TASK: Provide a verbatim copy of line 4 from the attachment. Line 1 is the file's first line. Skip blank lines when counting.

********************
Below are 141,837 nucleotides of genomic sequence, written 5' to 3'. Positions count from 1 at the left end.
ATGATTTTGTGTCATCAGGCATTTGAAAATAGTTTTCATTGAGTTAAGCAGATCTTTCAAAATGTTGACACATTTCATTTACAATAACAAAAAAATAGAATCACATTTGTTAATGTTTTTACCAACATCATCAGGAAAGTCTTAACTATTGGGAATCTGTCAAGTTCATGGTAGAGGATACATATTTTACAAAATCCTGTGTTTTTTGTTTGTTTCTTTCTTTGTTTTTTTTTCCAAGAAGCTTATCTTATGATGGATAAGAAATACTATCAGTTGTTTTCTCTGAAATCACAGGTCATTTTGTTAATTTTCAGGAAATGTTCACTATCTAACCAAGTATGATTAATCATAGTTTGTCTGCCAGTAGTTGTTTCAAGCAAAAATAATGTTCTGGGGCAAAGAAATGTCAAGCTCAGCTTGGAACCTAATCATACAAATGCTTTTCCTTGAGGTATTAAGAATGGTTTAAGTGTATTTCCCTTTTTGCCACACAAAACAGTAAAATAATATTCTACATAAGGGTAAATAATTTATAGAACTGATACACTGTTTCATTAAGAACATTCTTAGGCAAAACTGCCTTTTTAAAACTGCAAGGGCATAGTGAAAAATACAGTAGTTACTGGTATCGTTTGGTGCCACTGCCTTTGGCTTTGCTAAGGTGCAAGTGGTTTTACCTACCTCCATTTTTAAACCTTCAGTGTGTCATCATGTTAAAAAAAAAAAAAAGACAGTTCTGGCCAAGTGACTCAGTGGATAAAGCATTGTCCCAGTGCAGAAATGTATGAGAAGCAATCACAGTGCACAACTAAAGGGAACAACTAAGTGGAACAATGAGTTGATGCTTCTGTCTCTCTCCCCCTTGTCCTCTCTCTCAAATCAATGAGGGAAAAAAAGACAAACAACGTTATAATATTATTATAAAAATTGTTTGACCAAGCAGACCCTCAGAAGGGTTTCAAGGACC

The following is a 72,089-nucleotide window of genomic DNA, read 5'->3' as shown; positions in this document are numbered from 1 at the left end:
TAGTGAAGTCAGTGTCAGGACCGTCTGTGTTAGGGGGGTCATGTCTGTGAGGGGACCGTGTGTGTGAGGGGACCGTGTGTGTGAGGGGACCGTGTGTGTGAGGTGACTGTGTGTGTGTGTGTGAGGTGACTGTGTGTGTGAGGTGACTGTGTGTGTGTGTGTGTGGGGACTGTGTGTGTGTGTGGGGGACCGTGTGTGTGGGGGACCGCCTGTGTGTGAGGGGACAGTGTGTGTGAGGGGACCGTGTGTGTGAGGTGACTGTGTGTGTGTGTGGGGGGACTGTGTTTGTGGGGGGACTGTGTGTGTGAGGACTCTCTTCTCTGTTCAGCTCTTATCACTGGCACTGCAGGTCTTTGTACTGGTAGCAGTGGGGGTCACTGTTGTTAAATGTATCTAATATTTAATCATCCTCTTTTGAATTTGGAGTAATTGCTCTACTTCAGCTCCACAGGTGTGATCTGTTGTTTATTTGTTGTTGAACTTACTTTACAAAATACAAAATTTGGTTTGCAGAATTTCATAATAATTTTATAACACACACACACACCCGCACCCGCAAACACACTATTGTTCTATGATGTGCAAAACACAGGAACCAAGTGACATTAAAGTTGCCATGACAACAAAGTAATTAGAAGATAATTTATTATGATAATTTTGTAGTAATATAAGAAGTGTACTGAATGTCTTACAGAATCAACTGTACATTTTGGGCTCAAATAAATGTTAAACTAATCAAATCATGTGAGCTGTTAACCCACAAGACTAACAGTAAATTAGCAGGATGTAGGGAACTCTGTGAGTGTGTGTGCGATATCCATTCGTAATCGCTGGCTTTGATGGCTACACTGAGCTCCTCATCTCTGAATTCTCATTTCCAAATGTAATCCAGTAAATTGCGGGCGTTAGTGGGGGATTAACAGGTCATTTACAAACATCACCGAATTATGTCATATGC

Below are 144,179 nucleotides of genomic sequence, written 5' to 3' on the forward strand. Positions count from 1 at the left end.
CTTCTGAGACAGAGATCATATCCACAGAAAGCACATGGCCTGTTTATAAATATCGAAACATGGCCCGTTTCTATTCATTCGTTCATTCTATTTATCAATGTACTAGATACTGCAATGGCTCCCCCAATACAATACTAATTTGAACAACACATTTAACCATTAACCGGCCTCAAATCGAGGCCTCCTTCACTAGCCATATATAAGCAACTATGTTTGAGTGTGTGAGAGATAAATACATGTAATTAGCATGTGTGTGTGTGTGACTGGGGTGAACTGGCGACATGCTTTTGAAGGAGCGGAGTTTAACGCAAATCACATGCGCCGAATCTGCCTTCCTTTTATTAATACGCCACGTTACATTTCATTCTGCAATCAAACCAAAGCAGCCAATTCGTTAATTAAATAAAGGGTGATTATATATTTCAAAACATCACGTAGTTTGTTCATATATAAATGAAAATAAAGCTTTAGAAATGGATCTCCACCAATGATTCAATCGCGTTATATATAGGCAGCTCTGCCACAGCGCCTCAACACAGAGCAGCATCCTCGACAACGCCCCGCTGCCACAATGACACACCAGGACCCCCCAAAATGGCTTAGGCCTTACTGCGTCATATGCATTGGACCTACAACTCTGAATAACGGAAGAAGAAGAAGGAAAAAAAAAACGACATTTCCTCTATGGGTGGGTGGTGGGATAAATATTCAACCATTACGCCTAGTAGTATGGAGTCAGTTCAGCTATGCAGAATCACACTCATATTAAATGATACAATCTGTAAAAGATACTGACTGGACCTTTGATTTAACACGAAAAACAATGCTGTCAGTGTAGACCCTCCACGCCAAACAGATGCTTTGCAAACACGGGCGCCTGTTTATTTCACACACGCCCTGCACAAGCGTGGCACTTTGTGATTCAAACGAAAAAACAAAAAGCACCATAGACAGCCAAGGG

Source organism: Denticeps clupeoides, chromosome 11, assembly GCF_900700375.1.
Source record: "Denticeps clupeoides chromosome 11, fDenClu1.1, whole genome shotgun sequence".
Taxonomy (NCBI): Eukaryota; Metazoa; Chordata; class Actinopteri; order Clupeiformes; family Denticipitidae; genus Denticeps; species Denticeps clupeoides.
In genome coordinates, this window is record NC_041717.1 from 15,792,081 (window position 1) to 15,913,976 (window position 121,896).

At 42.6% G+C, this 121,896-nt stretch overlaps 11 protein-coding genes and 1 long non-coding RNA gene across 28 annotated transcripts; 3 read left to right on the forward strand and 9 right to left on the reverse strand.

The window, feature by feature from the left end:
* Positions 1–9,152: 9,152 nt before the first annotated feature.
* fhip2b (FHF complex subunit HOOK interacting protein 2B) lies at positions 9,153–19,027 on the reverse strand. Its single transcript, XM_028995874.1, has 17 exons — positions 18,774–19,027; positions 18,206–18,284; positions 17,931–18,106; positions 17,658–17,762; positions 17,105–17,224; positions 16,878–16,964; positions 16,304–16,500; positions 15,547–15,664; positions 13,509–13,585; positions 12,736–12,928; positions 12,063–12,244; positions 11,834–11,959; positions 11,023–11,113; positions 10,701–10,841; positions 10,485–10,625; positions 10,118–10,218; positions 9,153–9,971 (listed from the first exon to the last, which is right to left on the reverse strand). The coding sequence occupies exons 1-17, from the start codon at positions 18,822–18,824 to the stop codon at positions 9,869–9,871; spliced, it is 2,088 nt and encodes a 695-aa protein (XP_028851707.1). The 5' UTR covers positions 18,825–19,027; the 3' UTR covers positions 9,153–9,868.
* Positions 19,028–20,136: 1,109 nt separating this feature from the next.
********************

TAGTGAAGTCAGTGTCAGGACCGTCTGTGTTAGGGGGGTCATGTCTGTGAGGGGACCGTGTGTGTGAGGGGACCGTGTGTGTGAGGGGACCGTGTGTGTGAGGTGACTGTGTGTGTGTGTGTGAGGTGACTGTGTGTGTGAGGTGACTGTGTGTGTGTGTGTGTGGGGACTGTGTGTGTGTGTGGGGGACCGTGTGTGTGGGGGACCGCCTGTGTGTGAGGGGACAGTGTGTGTGAGGGGACCGTGTGTGTGAGGTGACTGTGTGTGTGTGTGGGGGGACTGTGTTTGTGGGGGGACTGTGTGTGTGAGGACTCTCTTCTCTGTTCAGCTCTTATCACTGGCACTGCAGGTCTTTGTACTGGTAGCAGTGGGGGTCACTGTTGTTAAATGTATCTAATATTTAATCATCCTCTTTTGAATTTGGAGTAATTGCTCTACTTCAGCTCCACAGGTGTGATCTGTTGTTTATTTGTTGTTGAACTTACTTTACAAAATACAAAATTTGGTTTGCAGAATTTCATAATAATTTTATAACACACACACACACCCGCACCCGCAAACACACTATTGTTCTATGATGTGCAAAACACAGGAACCAAGTGACATTAAAGTTGCCATGACAACAAAGTAATTAGAAGATAATTTATTATGATAATTTTGTAGTAATATAAGAAGTGTACTGAATGTCTTACAGAATCAACTGTACATTTTGGGCTCAAATAAATGTTAAACTAATCAAATCATGTGAGCTGTTAACCCACAAGACTAACAGTAAATTAGCAGGATGTAGGGAACTCTGTGAGTGTGTGTGCGATATCCATTCGTAATCGCTGGCTTTGATGGCTACACTGAGCTCCTCATCTCTGAATTCTCATTTCCAAATGTAATCCAGTAAATTGCGGGCGTTAGTGGGGGATTAACAGGTCATTTACAAACATCACCGAATTATGTCATATGC